But there is a wrinkle. After the crisis, the Fed embarked on several rounds of so-called quantitative easing, in which the Fed purchased securities from banks in exchange for cash to shore up their balance sheets and spur them to lend. That caused the Fed's own balance sheet to swell to unprecedented levels; the Fed's assets top $4.4 trillion as of December 2016, up from roughly $830 billion in December 2006.
George Selgin, director of the Center for Monetary and Financial Alternatives at the Cato Institute, said this application of interest on reserves – which was intended to eliminate the quasi-tax on reserve balances – as a tool of monetary policy is a departure from what Congress intended. He blames it for enabling the Fed to amass a towering balance sheet and says it effectively gives banks an incentive not to lend. What is more, the Fed's balance sheet artificially props up some securities markets at the expense of other areas of the economy where banks might otherwise invest, he said.
"I would say that interest on reserves is a much greater concern than it would otherwise be on account of the fact that the Fed's balance sheet is so large now … in relation to the overall quantities of credit in the economy," Selgin said. "What we have is a gigantic proportion … of the public savings intermediated by the Fed [directed] toward the particular securities markets that it has favored with its purchases."
Karen Shaw Petrou, managing partner at Federal Financial Analytics, said Selgin's line of reasoning is similar to arguments made by conservative lawmakers – that the Fed's balance sheet is the true culprit and it distorts markets.
"They're all very opposed to the Fed's portfolio because they think it unduly supports housing – that's been the most recent thread with the Republicans," said Petrou, whose firm published the paper on IOER. "With the Fed funds rate increase and the proposed two, maybe three, rises next year, there's just no question that this is going to be a major 2017 issue."
Federal Reserve Chair Janet Yellen and the Federal Open Market Committee have said repeatedly that they are also concerned about the overall size of the Fed's balance sheet, and expect that they will be able to gradually wind down the central bank's position over time. Doing so too quickly could be highly disruptive, Abernathy said, potentially cratering Treasuries markets or otherwise creating unnecessary disruptions.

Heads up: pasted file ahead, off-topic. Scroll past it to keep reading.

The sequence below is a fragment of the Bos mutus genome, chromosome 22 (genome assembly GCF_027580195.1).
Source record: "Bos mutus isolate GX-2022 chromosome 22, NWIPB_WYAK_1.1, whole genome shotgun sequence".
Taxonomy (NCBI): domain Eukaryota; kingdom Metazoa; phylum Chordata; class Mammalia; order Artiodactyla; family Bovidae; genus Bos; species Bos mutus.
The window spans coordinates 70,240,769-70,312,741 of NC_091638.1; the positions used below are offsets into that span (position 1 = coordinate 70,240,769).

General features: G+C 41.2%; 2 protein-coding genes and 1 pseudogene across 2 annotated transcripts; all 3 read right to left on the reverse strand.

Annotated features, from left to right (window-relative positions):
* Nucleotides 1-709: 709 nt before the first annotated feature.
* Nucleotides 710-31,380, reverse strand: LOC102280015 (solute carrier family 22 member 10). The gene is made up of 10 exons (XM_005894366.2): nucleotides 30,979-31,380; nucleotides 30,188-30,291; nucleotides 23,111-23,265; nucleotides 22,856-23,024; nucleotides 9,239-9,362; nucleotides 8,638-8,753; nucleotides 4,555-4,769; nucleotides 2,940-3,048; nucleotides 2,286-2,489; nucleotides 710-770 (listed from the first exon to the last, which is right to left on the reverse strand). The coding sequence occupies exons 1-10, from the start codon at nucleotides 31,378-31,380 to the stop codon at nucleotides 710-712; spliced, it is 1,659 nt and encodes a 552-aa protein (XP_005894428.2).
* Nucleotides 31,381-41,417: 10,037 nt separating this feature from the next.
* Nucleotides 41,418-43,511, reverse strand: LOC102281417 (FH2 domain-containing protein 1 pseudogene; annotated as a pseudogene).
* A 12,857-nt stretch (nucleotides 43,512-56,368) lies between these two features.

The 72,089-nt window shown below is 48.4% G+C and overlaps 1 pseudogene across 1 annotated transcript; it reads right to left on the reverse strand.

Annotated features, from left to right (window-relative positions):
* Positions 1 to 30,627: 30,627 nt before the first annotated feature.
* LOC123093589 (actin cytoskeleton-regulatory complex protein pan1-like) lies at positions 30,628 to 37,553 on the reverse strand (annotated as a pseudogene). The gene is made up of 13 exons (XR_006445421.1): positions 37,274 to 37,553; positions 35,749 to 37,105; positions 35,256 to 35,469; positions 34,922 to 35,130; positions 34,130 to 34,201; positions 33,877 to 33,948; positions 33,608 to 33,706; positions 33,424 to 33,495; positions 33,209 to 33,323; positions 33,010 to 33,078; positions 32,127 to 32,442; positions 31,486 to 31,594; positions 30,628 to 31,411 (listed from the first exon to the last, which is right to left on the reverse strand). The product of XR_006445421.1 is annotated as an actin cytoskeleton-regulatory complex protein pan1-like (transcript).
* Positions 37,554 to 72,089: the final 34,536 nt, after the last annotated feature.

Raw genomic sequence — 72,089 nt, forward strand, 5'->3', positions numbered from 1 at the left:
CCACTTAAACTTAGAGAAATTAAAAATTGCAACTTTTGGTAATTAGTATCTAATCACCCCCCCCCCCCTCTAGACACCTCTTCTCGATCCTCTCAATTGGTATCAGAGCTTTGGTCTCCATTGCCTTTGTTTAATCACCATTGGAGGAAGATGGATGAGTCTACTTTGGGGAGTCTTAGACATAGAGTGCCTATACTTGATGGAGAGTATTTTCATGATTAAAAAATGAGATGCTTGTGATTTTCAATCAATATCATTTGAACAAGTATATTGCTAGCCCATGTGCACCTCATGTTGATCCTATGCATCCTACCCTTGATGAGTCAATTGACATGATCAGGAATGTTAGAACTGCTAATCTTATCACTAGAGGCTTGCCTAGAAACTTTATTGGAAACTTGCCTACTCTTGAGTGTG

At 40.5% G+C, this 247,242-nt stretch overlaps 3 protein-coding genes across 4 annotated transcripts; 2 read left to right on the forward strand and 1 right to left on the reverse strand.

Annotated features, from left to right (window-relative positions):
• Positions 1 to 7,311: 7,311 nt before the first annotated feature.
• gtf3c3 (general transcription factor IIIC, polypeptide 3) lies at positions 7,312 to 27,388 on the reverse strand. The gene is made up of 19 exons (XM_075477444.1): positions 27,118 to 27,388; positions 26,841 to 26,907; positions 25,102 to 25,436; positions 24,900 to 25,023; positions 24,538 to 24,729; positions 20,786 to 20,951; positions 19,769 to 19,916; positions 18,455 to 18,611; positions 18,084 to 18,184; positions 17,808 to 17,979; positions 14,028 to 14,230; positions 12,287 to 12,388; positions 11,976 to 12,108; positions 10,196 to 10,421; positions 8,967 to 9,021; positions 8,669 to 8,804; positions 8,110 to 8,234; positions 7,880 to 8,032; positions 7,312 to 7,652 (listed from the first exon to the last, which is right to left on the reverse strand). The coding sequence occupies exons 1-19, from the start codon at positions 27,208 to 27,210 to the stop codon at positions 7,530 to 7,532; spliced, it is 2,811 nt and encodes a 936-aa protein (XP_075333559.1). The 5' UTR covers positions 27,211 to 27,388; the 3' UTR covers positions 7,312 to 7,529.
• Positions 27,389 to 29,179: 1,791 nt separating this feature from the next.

"I don't sense any desire to have a rapid reduction in the Fed's balance sheet," Abernathy said. "That would be incredibly destabilizing."
Just how likely this issue is to come up in the next Congress is unclear. Abernathy said the ABA has been attempting to educate lawmakers on the importance of IOER and has had some success in allaying their concerns, but "not enough to really put the issue to rest."
Klein said that in a normal political climate, Congress would trust the Fed to conduct monetary policy and give it the tools it needs to do that as effectively as it can. But this political climate is anything but normal, he said.
"All of the reasons why one should think this wouldn't happen – preserving the Fed's independence, not using the Federal Reserve as a gimmick piggy bank for Congress, and deference to the Fed's own ability to use the tactics it chooses to implement monetary policy – have come under attack," Klein said. "People shouldn't take things for granted."
Selgin said he is confident that some kind of legislative language limiting IOER will be included in the retooled Financial Choice Act – the Dodd-Frank revamp bill developed by House Financial Services Committee Chairman Jeb Hensarling, R-Tex.
There are two basic designs for how that legislative might look, Selgin said: One would only allow the Fed to make payments on required reserves (not excess reserves) and the other would limit the Fed's ability to set IOER, favoring instead some other cash interest rate set by the market.
But others in the banking industry are not so sure. One banking industry official who spoke on condition of anonymity said the idea of tinkering with IOER is far more popular among House Republicans than it is among their colleagues in the Senate – and any Dodd-Frank reform bill has to make its way through both chambers.
The Trump administration, too, might be unlikely to support curbing IOER, particularly as the president-elect will have the chance to pick his own chairman in 2018.
"I don't get the sense this is on their actual target list," the source said. "The folks who were pushing that were Republicans, and now that we have a Republican administration, trying to seize the wheel like this would be kind of self-defeating."